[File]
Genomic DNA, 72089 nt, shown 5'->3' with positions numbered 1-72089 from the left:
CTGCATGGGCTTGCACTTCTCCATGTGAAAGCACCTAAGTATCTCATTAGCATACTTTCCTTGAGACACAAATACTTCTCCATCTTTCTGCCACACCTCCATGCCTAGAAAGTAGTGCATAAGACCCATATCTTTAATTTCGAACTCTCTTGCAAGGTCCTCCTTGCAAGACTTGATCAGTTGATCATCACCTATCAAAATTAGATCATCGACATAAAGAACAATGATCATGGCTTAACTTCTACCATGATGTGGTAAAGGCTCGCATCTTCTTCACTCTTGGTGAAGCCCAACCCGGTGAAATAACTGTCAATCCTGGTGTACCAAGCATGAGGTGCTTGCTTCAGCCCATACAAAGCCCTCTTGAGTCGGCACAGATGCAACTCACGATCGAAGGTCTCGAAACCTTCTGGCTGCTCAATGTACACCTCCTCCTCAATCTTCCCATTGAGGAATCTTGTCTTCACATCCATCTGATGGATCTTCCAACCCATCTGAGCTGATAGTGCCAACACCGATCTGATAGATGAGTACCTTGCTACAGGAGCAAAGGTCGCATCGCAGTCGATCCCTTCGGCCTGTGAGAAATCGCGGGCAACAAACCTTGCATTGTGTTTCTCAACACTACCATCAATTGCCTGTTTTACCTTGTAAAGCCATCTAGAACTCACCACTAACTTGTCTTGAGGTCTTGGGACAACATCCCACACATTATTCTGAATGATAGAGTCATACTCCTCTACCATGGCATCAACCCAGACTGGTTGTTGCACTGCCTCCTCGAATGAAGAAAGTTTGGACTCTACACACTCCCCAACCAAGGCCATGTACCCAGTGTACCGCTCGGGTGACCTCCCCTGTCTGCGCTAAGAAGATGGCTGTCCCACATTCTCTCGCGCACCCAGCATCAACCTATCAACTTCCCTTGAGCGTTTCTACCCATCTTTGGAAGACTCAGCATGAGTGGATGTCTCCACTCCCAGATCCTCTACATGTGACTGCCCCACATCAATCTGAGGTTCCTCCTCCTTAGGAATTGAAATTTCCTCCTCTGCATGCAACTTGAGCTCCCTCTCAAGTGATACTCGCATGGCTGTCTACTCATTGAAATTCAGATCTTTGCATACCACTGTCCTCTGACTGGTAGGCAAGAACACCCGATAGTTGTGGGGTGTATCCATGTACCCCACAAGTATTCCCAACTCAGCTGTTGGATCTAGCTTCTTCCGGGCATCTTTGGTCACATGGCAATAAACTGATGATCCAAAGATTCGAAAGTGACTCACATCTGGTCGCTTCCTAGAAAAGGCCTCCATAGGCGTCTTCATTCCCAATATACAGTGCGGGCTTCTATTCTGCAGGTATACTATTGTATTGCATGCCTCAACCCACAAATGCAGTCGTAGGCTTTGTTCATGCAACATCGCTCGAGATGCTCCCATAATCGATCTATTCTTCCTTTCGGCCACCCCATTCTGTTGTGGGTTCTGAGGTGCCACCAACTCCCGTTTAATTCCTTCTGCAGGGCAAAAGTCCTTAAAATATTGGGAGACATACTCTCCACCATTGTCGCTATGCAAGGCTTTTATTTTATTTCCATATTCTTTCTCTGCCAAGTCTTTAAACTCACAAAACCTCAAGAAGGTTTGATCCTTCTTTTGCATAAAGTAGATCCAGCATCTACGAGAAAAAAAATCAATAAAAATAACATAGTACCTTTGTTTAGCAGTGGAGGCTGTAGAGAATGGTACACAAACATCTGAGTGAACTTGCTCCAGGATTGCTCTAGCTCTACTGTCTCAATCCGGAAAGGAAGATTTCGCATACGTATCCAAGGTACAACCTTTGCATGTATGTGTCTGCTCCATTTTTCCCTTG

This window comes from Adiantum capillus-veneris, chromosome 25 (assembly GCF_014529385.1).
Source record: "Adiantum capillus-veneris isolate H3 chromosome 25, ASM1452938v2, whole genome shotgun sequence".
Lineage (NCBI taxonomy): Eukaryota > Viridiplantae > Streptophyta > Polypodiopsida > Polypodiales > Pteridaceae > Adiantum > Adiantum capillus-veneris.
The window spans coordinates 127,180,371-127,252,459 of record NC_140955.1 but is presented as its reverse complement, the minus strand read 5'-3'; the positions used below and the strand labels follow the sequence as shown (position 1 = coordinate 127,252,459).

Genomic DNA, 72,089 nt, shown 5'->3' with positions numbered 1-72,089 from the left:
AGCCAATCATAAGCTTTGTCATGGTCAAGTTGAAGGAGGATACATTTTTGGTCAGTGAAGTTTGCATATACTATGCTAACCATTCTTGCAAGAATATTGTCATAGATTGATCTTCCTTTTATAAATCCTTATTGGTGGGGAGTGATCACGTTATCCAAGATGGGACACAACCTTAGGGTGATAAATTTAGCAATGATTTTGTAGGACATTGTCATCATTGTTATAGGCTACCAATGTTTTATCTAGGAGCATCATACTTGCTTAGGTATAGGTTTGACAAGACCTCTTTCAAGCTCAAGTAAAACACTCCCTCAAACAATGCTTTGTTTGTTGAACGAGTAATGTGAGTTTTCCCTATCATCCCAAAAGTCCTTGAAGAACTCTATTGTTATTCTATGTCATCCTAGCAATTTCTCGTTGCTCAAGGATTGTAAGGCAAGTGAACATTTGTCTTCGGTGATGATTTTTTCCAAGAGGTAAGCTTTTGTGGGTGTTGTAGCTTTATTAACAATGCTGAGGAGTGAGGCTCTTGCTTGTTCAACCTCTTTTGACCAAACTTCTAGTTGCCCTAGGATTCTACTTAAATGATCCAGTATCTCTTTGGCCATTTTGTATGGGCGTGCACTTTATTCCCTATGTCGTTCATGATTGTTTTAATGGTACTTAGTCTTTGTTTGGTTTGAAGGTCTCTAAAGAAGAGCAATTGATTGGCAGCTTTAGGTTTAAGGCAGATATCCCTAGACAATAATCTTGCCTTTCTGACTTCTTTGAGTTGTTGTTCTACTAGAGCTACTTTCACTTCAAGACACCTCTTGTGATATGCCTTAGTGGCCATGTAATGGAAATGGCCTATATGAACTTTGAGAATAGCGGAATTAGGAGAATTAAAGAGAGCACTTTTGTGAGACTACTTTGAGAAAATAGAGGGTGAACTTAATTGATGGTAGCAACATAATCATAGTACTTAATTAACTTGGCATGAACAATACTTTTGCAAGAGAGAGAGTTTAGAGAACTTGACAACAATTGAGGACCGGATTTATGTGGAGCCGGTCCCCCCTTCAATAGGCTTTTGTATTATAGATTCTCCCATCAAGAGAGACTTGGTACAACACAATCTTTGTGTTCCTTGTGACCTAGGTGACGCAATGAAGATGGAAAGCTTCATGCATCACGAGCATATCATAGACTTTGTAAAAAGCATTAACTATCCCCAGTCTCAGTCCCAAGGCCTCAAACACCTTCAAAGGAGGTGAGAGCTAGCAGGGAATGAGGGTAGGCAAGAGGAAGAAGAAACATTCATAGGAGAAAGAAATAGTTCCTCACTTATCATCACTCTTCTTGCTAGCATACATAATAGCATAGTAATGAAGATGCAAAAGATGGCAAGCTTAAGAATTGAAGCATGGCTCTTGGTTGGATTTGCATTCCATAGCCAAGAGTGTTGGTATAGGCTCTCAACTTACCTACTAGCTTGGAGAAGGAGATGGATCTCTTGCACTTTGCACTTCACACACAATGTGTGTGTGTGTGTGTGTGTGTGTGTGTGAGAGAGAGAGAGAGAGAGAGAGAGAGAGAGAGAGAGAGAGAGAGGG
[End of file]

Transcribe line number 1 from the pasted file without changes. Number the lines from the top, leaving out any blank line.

Genomic DNA, 72089 nt, shown 5'->3' with positions numbered 1-72089 from the left: